Letters To The Editor

Press Readers

Parent’s responsible
To the editor: While honoring the 2023 national and state teachers of the year, President Biden quoted a former teacher saying, "There is no such thing as someone else's child. No such thing as someone else's child. Our nation's children are all our children."
No, Mr. President they are not yours nor are they the children of this government. They are the sole responsibility of the parents to whom they belong. The parents get to choose the values they instill, the education they provide, the rules of their household, and the people they want to surround their child with.
This letter is for parents, grandparents, or anyone who has the privilege of being in the position to positively impact a child. We all know life is busy, but just as mama bears protect their cubs, we all better be ready and prepared to defend our right to raise our children how we see fit.
One quick read through the day’s headlines exposes their agenda for our nation’s children. The path the government and society would like to push on our families is terrifying.
Kim Kraemer

Farming advice
To the editor: I have been involved in farming all my life. Lake Erie has had problems as far back as I can remember. In the 70s, the cities blamed the farmers for the nitrogen run-off and the farmers blamed the cities for the phosphate run-off.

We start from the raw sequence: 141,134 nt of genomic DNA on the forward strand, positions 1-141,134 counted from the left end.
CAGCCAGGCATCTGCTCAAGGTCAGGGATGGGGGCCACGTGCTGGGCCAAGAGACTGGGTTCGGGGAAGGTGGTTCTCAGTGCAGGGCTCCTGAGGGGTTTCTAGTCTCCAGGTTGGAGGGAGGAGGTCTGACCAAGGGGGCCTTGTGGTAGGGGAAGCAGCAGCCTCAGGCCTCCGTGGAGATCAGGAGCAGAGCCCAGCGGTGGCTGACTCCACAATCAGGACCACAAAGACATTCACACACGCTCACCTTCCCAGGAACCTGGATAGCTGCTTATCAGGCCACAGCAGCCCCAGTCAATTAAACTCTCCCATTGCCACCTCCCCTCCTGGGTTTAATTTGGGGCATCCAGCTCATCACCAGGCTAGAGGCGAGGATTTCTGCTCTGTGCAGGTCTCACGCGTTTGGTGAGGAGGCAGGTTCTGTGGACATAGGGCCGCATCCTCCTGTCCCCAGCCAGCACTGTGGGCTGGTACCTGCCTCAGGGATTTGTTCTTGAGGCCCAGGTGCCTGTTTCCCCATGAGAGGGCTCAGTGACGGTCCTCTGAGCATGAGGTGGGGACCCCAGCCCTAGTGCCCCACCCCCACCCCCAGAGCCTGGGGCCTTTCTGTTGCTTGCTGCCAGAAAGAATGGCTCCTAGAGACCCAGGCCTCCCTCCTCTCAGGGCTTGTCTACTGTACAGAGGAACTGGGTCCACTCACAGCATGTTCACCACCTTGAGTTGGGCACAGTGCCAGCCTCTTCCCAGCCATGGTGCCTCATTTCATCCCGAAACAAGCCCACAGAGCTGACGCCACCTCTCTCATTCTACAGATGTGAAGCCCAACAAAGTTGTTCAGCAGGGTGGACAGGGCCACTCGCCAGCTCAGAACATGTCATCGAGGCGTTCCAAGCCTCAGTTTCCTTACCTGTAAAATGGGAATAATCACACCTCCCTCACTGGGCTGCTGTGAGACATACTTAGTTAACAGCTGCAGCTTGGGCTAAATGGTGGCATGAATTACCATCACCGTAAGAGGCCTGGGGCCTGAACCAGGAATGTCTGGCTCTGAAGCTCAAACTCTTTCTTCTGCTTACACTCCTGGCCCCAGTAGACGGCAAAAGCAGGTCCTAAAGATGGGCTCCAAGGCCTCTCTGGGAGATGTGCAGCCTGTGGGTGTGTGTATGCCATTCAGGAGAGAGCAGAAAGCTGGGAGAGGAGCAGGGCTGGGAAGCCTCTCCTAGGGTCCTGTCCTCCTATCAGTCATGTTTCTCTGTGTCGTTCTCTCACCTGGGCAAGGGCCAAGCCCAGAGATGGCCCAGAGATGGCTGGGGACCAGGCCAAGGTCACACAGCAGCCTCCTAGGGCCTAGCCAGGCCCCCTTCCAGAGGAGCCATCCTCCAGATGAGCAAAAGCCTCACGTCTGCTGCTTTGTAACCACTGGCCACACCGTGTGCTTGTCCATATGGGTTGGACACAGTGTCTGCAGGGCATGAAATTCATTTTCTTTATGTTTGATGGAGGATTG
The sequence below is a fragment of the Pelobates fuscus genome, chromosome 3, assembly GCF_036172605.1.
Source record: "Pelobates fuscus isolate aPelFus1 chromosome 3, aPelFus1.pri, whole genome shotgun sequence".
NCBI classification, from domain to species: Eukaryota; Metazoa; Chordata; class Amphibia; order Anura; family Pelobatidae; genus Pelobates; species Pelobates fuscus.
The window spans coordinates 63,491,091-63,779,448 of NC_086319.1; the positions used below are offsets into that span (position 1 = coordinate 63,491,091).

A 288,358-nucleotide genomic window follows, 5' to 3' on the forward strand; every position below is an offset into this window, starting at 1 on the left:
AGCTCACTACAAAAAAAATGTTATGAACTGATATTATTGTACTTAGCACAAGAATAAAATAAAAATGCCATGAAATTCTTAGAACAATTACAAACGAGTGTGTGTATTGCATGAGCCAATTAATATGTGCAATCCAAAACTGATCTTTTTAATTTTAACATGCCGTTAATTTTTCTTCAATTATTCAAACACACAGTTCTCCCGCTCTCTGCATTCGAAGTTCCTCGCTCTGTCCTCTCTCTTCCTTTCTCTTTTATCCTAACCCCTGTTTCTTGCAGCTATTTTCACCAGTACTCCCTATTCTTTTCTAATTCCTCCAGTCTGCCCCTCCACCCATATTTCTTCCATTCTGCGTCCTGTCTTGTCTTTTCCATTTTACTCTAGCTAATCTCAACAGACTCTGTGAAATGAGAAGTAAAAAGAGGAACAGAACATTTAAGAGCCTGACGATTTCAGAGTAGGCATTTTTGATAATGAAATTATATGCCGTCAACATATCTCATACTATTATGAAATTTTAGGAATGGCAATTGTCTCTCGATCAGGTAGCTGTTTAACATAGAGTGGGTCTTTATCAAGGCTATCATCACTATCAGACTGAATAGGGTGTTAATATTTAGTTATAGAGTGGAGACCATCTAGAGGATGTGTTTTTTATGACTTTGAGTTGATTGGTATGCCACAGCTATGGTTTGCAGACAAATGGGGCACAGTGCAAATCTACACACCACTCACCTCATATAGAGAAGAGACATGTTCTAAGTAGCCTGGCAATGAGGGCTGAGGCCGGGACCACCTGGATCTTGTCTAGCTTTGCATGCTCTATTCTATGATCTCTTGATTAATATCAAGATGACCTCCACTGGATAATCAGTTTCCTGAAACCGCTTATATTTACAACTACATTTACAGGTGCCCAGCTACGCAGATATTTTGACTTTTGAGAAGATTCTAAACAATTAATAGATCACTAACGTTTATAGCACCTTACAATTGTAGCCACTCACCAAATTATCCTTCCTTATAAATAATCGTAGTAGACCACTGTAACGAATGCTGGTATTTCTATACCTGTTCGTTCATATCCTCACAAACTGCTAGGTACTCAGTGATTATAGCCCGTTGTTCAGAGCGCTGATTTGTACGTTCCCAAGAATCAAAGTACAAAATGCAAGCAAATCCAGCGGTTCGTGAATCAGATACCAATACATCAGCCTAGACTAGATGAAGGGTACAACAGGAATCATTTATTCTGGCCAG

Highly leachable phosphate is still used on farm fields, lawns, and gardens. It runs with the water, down the river to the lake.
There should only be 50 cows per farm, and the animals should be raised regenerative organically on multi-crop pastures to produce the highest quality food.
Things you can do to help out the lake:
1. Buy food from small regenerative organic farms.
2. Buy organic grass fed beef.
3. Buy organic pasture raised turkey, chicken, and eggs
3. Stop using chemicals.
4. Stop using leachable fertilizers. Commercial phosphate fertilizer is highly leachable.
5. Do no-till farming including gardens.
6. Use cover crops like buckwheat, radishes, rye or a mixture of things to keep the ground covered year round.
There are at least two sources of phosphate that do not run off. The first is called Soft Rock Phosphate. All 20 percent P205 is available to the plant. It is available from Ohio Earth Food (330-877-9356). The other is Tennessee Brown phosphate. It has 22.7 percent P205 and is available from Crop Services International 800-260-7933.
I have used both with great results.
According to Dr. Arden Anderson, you can grow corn with 40 pounds of nitrogen per acre when you have enough calcium, since it is the calcium that makes the corn grow.
Chris Dietrich


The Press

The Press
1550 Woodville Road
Millbury, OH 43447

(419) 836-2221

Email Us

Facebook Twitter

Ohio News Media Association